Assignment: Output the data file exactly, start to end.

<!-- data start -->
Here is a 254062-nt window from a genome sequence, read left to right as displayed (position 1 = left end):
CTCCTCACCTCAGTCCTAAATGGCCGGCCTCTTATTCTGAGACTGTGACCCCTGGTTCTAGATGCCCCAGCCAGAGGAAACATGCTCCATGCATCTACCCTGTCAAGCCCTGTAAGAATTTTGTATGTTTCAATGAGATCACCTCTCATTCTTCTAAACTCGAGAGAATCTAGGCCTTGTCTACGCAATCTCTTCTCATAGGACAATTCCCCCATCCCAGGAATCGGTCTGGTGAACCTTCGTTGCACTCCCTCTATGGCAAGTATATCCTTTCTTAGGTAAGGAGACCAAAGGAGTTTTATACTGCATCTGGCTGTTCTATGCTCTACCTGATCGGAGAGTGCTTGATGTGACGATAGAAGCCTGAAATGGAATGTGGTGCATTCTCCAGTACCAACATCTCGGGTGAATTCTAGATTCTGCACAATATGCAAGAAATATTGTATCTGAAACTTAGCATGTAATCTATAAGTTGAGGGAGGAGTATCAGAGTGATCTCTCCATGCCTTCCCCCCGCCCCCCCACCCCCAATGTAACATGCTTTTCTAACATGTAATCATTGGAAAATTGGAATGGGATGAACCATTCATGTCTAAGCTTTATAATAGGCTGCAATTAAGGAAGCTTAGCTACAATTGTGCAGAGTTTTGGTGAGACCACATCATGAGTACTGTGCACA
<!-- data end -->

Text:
Here is a 254062-nt window from a genome sequence, read left to right as displayed (position 1 = left end):
CTCCTCACCTCAGTCCTAAATGGCCGGCCTCTTATTCTGAGACTGTGACCCCTGGTTCTAGATGCCCCAGCCAGAGGAAACATGCTCCATGCATCTACCCTGTCAAGCCCTGTAAGAATTTTGTATGTTTCAATGAGATCACCTCTCATTCTTCTAAACTCGAGAGAATCTAGGCCTTGTCTACGCAATCTCTTCTCATAGGACAATTCCCCCATCCCAGGAATCGGTCTGGTGAACCTTCGTTGCACTCCCTCTATGGCAAGTATATCCTTTCTTAGGTAAGGAGACCAAAGGAGTTTTATACTGCATCTGGCTGTTCTATGCTCTACCTGATCGGAGAGTGCTTGATGTGACGATAGAAGCCTGAAATGGAATGTGGTGCATTCTCCAGTACCAACATCTCGGGTGAATTCTAGATTCTGCACAATATGCAAGAAATATTGTATCTGAAACTTAGCATGTAATCTATAAGTTGAGGGAGGAGTATCAGAGTGATCTCTCCATGCCTTCCCCCCGCCCCCCCACCCCCAATGTAACATGCTTTTCTAACATGTAATCATTGGAAAATTGGAATGGGATGAACCATTCATGTCTAAGCTTTATAATAGGCTGCAATTAAGGAAGCTTAGCTACAATTGTGCAGAGTTTTGGTGAGACCACATCATGAGTACTGTGCACA